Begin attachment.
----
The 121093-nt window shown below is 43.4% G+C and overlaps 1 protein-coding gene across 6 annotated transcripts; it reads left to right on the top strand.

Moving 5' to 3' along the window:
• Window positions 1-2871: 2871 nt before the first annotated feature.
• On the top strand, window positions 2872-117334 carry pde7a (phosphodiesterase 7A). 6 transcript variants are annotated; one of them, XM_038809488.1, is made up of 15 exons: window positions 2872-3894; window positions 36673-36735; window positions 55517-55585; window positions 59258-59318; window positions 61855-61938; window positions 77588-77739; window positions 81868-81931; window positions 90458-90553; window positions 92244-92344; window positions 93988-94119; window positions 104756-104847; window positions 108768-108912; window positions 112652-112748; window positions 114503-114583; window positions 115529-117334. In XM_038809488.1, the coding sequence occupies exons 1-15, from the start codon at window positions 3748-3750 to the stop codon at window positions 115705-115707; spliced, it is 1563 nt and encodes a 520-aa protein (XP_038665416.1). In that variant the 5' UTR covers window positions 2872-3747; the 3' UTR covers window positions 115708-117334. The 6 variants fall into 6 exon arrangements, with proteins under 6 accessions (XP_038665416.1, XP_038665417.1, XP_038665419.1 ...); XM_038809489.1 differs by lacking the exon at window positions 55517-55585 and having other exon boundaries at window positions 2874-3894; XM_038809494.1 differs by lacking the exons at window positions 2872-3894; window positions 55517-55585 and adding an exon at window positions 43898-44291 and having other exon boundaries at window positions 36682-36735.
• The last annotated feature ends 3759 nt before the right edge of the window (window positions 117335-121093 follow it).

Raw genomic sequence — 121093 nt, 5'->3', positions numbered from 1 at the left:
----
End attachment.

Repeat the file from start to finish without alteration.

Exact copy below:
The 121093-nt window shown below is 43.4% G+C and overlaps 1 protein-coding gene across 6 annotated transcripts; it reads left to right on the top strand.

Moving 5' to 3' along the window:
• Window positions 1-2871: 2871 nt before the first annotated feature.
• On the top strand, window positions 2872-117334 carry pde7a (phosphodiesterase 7A). 6 transcript variants are annotated; one of them, XM_038809488.1, is made up of 15 exons: window positions 2872-3894; window positions 36673-36735; window positions 55517-55585; window positions 59258-59318; window positions 61855-61938; window positions 77588-77739; window positions 81868-81931; window positions 90458-90553; window positions 92244-92344; window positions 93988-94119; window positions 104756-104847; window positions 108768-108912; window positions 112652-112748; window positions 114503-114583; window positions 115529-117334. In XM_038809488.1, the coding sequence occupies exons 1-15, from the start codon at window positions 3748-3750 to the stop codon at window positions 115705-115707; spliced, it is 1563 nt and encodes a 520-aa protein (XP_038665416.1). In that variant the 5' UTR covers window positions 2872-3747; the 3' UTR covers window positions 115708-117334. The 6 variants fall into 6 exon arrangements, with proteins under 6 accessions (XP_038665416.1, XP_038665417.1, XP_038665419.1 ...); XM_038809489.1 differs by lacking the exon at window positions 55517-55585 and having other exon boundaries at window positions 2874-3894; XM_038809494.1 differs by lacking the exons at window positions 2872-3894; window positions 55517-55585 and adding an exon at window positions 43898-44291 and having other exon boundaries at window positions 36682-36735.
• The last annotated feature ends 3759 nt before the right edge of the window (window positions 117335-121093 follow it).

Raw genomic sequence — 121093 nt, 5'->3', positions numbered from 1 at the left: